Leaving aside the complexities introduced by train late-running, it would seem that a reasonable first step would be to attain optimum connectivity (at least for popular interchange points and passenger flows) as against the timetables.

Luckily the flexibility of buses (including their ability to take multiple routes (given a suitably permeable road network) and pass one another) lessens the constraints compared to trains.

10:49 pm  
Blogger Peter Parker said...

Alan - thanks for the idea for a post. Hope this answer will suffice for now, but it could be worth fleshing out in more detail later.

Although I would add that historical and organisational factors are a more important determinant of co-ordination than technical limitations in most cases.

The main exception where technical constraints are most severe is our rail network. These are the now well-known factors that limit service frequencies, reliability and recovery times when trains are delayed.

Prime examples would include single line sections, infrastructure and rolling stock reliability, delays due to loadings, etc.

High train frequencies lessen the complexity of planning buses to connect (and the consequences of a missed connection).

Our extensive (but sometimes low frequency) suburban rail network is somewhat harder to connect buses to than a less extensive but higher frequency network.

As an example, trains on the furthest fringes of our rail network (Pakenham @ 55km from the CBD) run every 30 or 40 minutes during the day. In Perth the frequency for Mandurah @ 70km out is 15 minutes daily - much easier to plan buses for.

Perth's trains are also frequency harmonised with one another - whereas due to historical factors (mainly some lines getting frequency upgrades while others did not) Melbourne's are often not.

High train reliability ensures that a co-ordinated network works as well as it is planned. The latter is a particular concern for the pm peak since outer suburban buses typically meet only every second or third train.

In addition to train reliability, information systems and procedures such as active connection management may also help reduce the consequences of delays (though anything to do with holding buses may also have consequences for bus-only passengers and other connections).

Leaving aside the complexities introduced by train late-running, it would seem that a reasonable first step would be to attain optimum connectivity (at least for popular interchange points and passenger flows) as against the timetables.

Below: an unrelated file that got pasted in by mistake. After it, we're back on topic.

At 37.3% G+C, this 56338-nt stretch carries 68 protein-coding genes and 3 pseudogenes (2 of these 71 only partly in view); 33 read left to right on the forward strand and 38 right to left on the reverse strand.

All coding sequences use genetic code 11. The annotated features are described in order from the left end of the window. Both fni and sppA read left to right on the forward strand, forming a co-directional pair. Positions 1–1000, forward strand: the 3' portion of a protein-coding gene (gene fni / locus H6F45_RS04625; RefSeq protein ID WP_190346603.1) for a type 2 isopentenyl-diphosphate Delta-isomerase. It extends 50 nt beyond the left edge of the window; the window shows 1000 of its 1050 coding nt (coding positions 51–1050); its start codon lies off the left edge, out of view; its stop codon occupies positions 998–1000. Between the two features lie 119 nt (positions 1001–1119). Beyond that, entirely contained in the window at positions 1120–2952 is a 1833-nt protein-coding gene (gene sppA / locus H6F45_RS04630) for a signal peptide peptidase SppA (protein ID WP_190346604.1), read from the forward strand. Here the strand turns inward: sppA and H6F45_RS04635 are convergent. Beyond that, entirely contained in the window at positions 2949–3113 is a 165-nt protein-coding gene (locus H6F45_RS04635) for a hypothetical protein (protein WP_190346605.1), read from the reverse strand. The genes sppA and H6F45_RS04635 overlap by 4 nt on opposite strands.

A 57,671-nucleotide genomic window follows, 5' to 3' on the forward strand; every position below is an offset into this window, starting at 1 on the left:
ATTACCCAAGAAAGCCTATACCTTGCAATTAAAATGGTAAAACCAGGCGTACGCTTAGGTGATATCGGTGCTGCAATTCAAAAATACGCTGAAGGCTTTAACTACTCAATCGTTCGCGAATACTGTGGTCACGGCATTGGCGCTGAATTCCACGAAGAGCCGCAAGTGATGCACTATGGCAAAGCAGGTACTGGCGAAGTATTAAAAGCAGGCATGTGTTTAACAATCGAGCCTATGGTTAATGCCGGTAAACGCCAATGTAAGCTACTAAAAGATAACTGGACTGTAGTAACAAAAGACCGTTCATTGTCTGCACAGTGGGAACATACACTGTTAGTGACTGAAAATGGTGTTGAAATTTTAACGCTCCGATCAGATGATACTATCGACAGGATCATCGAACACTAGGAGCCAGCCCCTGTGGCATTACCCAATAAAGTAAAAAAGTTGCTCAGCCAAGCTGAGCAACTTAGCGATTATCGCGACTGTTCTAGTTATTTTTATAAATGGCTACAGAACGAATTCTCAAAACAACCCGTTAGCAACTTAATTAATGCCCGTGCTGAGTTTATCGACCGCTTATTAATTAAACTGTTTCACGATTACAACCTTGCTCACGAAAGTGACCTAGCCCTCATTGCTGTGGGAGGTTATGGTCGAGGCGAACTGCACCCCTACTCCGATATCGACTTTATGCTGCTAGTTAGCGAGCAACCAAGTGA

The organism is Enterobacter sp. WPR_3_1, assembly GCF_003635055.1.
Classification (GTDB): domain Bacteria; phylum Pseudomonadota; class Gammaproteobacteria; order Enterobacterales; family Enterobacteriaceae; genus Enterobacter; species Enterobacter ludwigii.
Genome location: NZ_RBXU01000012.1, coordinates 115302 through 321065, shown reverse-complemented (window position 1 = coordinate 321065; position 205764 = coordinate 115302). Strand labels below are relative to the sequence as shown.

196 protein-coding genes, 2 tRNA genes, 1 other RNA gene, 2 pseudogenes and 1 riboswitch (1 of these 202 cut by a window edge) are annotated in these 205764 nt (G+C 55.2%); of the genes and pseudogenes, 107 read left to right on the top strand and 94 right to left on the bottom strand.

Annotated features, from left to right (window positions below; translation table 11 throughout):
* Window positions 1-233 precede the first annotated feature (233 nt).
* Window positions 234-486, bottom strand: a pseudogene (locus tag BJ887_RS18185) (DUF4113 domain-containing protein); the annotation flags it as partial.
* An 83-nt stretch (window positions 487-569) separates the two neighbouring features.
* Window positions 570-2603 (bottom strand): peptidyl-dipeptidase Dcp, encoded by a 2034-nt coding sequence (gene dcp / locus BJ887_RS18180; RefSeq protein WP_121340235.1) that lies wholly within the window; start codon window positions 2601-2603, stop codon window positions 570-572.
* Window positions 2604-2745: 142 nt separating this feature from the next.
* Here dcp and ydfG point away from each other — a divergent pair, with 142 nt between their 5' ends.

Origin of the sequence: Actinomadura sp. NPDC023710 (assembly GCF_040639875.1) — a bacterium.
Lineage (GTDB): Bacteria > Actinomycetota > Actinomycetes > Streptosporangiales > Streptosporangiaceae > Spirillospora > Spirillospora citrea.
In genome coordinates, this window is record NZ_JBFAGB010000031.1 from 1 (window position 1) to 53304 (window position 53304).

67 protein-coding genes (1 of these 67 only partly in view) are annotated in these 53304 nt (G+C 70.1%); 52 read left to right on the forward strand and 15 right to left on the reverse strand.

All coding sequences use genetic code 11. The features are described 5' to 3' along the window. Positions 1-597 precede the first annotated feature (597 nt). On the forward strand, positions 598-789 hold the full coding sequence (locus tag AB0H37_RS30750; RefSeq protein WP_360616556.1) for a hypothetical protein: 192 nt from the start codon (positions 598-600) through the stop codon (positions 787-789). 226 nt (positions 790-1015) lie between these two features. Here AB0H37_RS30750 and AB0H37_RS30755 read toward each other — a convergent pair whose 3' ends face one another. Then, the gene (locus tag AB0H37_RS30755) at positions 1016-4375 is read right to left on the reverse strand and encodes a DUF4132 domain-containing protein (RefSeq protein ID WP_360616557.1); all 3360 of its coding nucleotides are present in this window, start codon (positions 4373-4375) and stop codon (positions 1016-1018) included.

Luckily the flexibility of buses (including their ability to take multiple routes (given a suitably permeable road network) and pass one another) lessens the constraints compared to trains.

10:49 pm  
Blogger Peter Parker said...

Part 2 in reply to Alan...


Those constraints that remain are overwhelmingly not what I would call technical or as hard and fast as with trains and single tracks.

At one extreme very high bus frequencies without a lot of service planning would solve them but at a price.

Much cheaper would be a timed-transfer network able to deliver a reasonably well connected network for many trips at a lower cost (but note the problems caused by train delays, although it helps if the pm peak is more spread than the am peak, which is fortunately it is in the outer suburbs).

I mentioned organisational factors earlier. If bus routes are planned seperately to timetables it may be difficult to get an interplay between the two that favours connectivity.

For instance a bus route might take 39 minutes to run between two stations. Two buses might be able to provide a local service operating every 45 minutes. There's a bit of 'fat' for recovery time but the buses are moving most of the time, so on the face of it this looks like an efficient use of buses.

However if the buses are running in an area where the trains are every 30 minutes, so the best connections will repeat only every 90 minutes. Which suddenly makes a service that's efficient on paper quite ineffective when it comes to serving passengers.

A lift from a 45 to a 30 minute service (which would enable uniform connectivity and triple effective frequency for trips involving a transfer) would need more buses.

A drop to 60 minutes would improve connectivity for those catching the train and provide a memory timetable. But it's still a frequency drop for local travellers. And it wouldn't be very efficient operationally as the bus would be sitting around for 21 minutes out of every hour.

But supposing you could vary the route. Either making it shorter to 25 minutes, or longer to 55 minutes (maybe there's a nearby route that it could be amalgamated with). Then you'd get train-friendly 30 or 60 minute headways and good bus utilisation.

If there are stations at both ends of the route you still might not get good train connectivity at both in all directions, but it should be possible to optimise for peak flows. And the connections would be reliable, with an effective frequency equal to the bus frequency (every train or every second train).

Even the objection about the reduced frequency may be able to overcome if there's a similar nearby route overlapping a busy common section. Staggering times could allow two 60 minute routes to form a combined 30 minute service, potentially connecting with every train. This is something that two 45 minute routes would not be able to achieve.

I suspect that the seperation between route planning and timetable planning could be one of those factors preventing these sorts of co-ordination opportunities being exploited.

A challenge? Yes. But an insoluble technical difficulty? Probably not - since other places might not have particularly high service frequencies, but what they do have has been carefully optimised to connect.

10:52 pm  
Anonymous Alan Davies said...

Thanks Peter, much appreciated. Thoughtful and insightful. Can I suggest you might want to put this up as a separate post so others can read it too (bit buried away here)?

9:47 pm